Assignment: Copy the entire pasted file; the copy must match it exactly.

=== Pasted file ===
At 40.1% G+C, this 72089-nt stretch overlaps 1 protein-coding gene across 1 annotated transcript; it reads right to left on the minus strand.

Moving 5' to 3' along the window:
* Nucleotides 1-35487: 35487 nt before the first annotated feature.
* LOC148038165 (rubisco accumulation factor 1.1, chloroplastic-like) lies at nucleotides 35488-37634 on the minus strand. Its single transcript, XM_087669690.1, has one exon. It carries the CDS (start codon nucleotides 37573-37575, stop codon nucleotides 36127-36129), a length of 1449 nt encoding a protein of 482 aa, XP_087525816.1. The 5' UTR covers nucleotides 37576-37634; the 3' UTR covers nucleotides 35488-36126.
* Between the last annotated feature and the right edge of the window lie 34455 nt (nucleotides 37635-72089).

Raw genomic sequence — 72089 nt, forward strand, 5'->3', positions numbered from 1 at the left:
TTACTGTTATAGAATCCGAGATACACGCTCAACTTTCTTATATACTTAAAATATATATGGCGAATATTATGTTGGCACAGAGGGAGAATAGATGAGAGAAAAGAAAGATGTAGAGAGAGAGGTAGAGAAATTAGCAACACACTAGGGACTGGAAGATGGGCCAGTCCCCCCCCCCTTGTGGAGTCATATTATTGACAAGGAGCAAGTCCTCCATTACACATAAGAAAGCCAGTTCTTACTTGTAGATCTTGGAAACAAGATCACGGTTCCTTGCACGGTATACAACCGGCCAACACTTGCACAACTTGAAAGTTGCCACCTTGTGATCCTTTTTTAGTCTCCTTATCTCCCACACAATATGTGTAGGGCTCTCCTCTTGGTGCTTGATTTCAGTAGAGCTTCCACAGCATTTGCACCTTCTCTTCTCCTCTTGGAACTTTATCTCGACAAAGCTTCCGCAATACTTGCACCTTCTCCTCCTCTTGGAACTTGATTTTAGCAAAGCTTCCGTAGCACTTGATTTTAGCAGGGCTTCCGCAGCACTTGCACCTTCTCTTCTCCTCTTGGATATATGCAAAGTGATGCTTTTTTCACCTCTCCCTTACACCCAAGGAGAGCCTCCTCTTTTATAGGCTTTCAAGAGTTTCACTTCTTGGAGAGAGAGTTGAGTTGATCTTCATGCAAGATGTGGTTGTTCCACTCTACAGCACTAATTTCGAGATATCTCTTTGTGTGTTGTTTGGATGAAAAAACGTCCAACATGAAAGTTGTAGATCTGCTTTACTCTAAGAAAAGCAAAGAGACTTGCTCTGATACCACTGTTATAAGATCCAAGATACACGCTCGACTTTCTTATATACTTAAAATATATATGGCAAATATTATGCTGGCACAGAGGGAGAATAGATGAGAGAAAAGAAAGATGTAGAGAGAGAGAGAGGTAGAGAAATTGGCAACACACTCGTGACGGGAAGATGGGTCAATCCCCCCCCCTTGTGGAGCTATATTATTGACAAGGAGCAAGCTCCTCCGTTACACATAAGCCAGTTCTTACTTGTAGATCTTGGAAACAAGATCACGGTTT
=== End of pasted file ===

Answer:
At 40.1% G+C, this 72089-nt stretch overlaps 1 protein-coding gene across 1 annotated transcript; it reads right to left on the minus strand.

Moving 5' to 3' along the window:
* Nucleotides 1-35487: 35487 nt before the first annotated feature.
* LOC148038165 (rubisco accumulation factor 1.1, chloroplastic-like) lies at nucleotides 35488-37634 on the minus strand. Its single transcript, XM_087669690.1, has one exon. It carries the CDS (start codon nucleotides 37573-37575, stop codon nucleotides 36127-36129), a length of 1449 nt encoding a protein of 482 aa, XP_087525816.1. The 5' UTR covers nucleotides 37576-37634; the 3' UTR covers nucleotides 35488-36126.
* Between the last annotated feature and the right edge of the window lie 34455 nt (nucleotides 37635-72089).

Raw genomic sequence — 72089 nt, forward strand, 5'->3', positions numbered from 1 at the left:
TTACTGTTATAGAATCCGAGATACACGCTCAACTTTCTTATATACTTAAAATATATATGGCGAATATTATGTTGGCACAGAGGGAGAATAGATGAGAGAAAAGAAAGATGTAGAGAGAGAGGTAGAGAAATTAGCAACACACTAGGGACTGGAAGATGGGCCAGTCCCCCCCCCCTTGTGGAGTCATATTATTGACAAGGAGCAAGTCCTCCATTACACATAAGAAAGCCAGTTCTTACTTGTAGATCTTGGAAACAAGATCACGGTTCCTTGCACGGTATACAACCGGCCAACACTTGCACAACTTGAAAGTTGCCACCTTGTGATCCTTTTTTAGTCTCCTTATCTCCCACACAATATGTGTAGGGCTCTCCTCTTGGTGCTTGATTTCAGTAGAGCTTCCACAGCATTTGCACCTTCTCTTCTCCTCTTGGAACTTTATCTCGACAAAGCTTCCGCAATACTTGCACCTTCTCCTCCTCTTGGAACTTGATTTTAGCAAAGCTTCCGTAGCACTTGATTTTAGCAGGGCTTCCGCAGCACTTGCACCTTCTCTTCTCCTCTTGGATATATGCAAAGTGATGCTTTTTTCACCTCTCCCTTACACCCAAGGAGAGCCTCCTCTTTTATAGGCTTTCAAGAGTTTCACTTCTTGGAGAGAGAGTTGAGTTGATCTTCATGCAAGATGTGGTTGTTCCACTCTACAGCACTAATTTCGAGATATCTCTTTGTGTGTTGTTTGGATGAAAAAACGTCCAACATGAAAGTTGTAGATCTGCTTTACTCTAAGAAAAGCAAAGAGACTTGCTCTGATACCACTGTTATAAGATCCAAGATACACGCTCGACTTTCTTATATACTTAAAATATATATGGCAAATATTATGCTGGCACAGAGGGAGAATAGATGAGAGAAAAGAAAGATGTAGAGAGAGAGAGAGGTAGAGAAATTGGCAACACACTCGTGACGGGAAGATGGGTCAATCCCCCCCCCTTGTGGAGCTATATTATTGACAAGGAGCAAGCTCCTCCGTTACACATAAGCCAGTTCTTACTTGTAGATCTTGGAAACAAGATCACGGTTT